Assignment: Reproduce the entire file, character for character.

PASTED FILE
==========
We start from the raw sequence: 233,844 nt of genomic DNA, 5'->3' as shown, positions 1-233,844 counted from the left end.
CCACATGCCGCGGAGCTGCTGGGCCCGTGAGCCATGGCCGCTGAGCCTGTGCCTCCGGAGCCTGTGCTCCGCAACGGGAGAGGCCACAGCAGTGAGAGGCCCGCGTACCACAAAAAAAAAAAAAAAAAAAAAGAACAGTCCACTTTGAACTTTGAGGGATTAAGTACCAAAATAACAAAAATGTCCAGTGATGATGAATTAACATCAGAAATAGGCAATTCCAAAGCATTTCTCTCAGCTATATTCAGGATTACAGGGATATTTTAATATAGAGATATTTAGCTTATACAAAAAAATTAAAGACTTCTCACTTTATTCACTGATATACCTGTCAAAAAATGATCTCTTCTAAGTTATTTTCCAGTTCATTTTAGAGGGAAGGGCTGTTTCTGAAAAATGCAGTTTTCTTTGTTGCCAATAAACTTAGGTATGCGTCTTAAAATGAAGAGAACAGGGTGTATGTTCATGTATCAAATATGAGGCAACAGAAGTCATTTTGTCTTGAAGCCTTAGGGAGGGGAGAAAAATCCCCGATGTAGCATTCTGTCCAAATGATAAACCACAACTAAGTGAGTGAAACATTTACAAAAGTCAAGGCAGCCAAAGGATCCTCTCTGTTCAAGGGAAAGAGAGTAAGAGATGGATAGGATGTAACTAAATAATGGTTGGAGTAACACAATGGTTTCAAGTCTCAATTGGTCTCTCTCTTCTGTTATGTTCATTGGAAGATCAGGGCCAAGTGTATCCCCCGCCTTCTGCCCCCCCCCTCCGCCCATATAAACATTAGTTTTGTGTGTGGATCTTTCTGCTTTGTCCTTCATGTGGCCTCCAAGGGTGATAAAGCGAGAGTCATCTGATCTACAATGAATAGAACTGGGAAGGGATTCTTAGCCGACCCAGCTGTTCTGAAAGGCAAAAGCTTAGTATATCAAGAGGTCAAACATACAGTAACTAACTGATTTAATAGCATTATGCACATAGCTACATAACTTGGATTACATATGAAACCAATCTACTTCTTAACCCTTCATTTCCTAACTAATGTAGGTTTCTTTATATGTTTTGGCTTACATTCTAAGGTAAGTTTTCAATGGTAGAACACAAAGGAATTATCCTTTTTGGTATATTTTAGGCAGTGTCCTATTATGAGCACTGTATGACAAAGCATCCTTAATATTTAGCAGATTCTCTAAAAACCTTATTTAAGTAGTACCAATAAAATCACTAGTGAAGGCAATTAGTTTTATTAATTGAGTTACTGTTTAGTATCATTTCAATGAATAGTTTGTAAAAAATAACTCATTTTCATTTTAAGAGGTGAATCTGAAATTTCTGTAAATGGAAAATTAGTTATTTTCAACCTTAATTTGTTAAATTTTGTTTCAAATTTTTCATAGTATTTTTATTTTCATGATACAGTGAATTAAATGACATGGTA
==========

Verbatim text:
We start from the raw sequence: 233,844 nt of genomic DNA, 5'->3' as shown, positions 1-233,844 counted from the left end.
CCACATGCCGCGGAGCTGCTGGGCCCGTGAGCCATGGCCGCTGAGCCTGTGCCTCCGGAGCCTGTGCTCCGCAACGGGAGAGGCCACAGCAGTGAGAGGCCCGCGTACCACAAAAAAAAAAAAAAAAAAAAAGAACAGTCCACTTTGAACTTTGAGGGATTAAGTACCAAAATAACAAAAATGTCCAGTGATGATGAATTAACATCAGAAATAGGCAATTCCAAAGCATTTCTCTCAGCTATATTCAGGATTACAGGGATATTTTAATATAGAGATATTTAGCTTATACAAAAAAATTAAAGACTTCTCACTTTATTCACTGATATACCTGTCAAAAAATGATCTCTTCTAAGTTATTTTCCAGTTCATTTTAGAGGGAAGGGCTGTTTCTGAAAAATGCAGTTTTCTTTGTTGCCAATAAACTTAGGTATGCGTCTTAAAATGAAGAGAACAGGGTGTATGTTCATGTATCAAATATGAGGCAACAGAAGTCATTTTGTCTTGAAGCCTTAGGGAGGGGAGAAAAATCCCCGATGTAGCATTCTGTCCAAATGATAAACCACAACTAAGTGAGTGAAACATTTACAAAAGTCAAGGCAGCCAAAGGATCCTCTCTGTTCAAGGGAAAGAGAGTAAGAGATGGATAGGATGTAACTAAATAATGGTTGGAGTAACACAATGGTTTCAAGTCTCAATTGGTCTCTCTCTTCTGTTATGTTCATTGGAAGATCAGGGCCAAGTGTATCCCCCGCCTTCTGCCCCCCCCCTCCGCCCATATAAACATTAGTTTTGTGTGTGGATCTTTCTGCTTTGTCCTTCATGTGGCCTCCAAGGGTGATAAAGCGAGAGTCATCTGATCTACAATGAATAGAACTGGGAAGGGATTCTTAGCCGACCCAGCTGTTCTGAAAGGCAAAAGCTTAGTATATCAAGAGGTCAAACATACAGTAACTAACTGATTTAATAGCATTATGCACATAGCTACATAACTTGGATTACATATGAAACCAATCTACTTCTTAACCCTTCATTTCCTAACTAATGTAGGTTTCTTTATATGTTTTGGCTTACATTCTAAGGTAAGTTTTCAATGGTAGAACACAAAGGAATTATCCTTTTTGGTATATTTTAGGCAGTGTCCTATTATGAGCACTGTATGACAAAGCATCCTTAATATTTAGCAGATTCTCTAAAAACCTTATTTAAGTAGTACCAATAAAATCACTAGTGAAGGCAATTAGTTTTATTAATTGAGTTACTGTTTAGTATCATTTCAATGAATAGTTTGTAAAAAATAACTCATTTTCATTTTAAGAGGTGAATCTGAAATTTCTGTAAATGGAAAATTAGTTATTTTCAACCTTAATTTGTTAAATTTTGTTTCAAATTTTTCATAGTATTTTTATTTTCATGATACAGTGAATTAAATGACATGGTA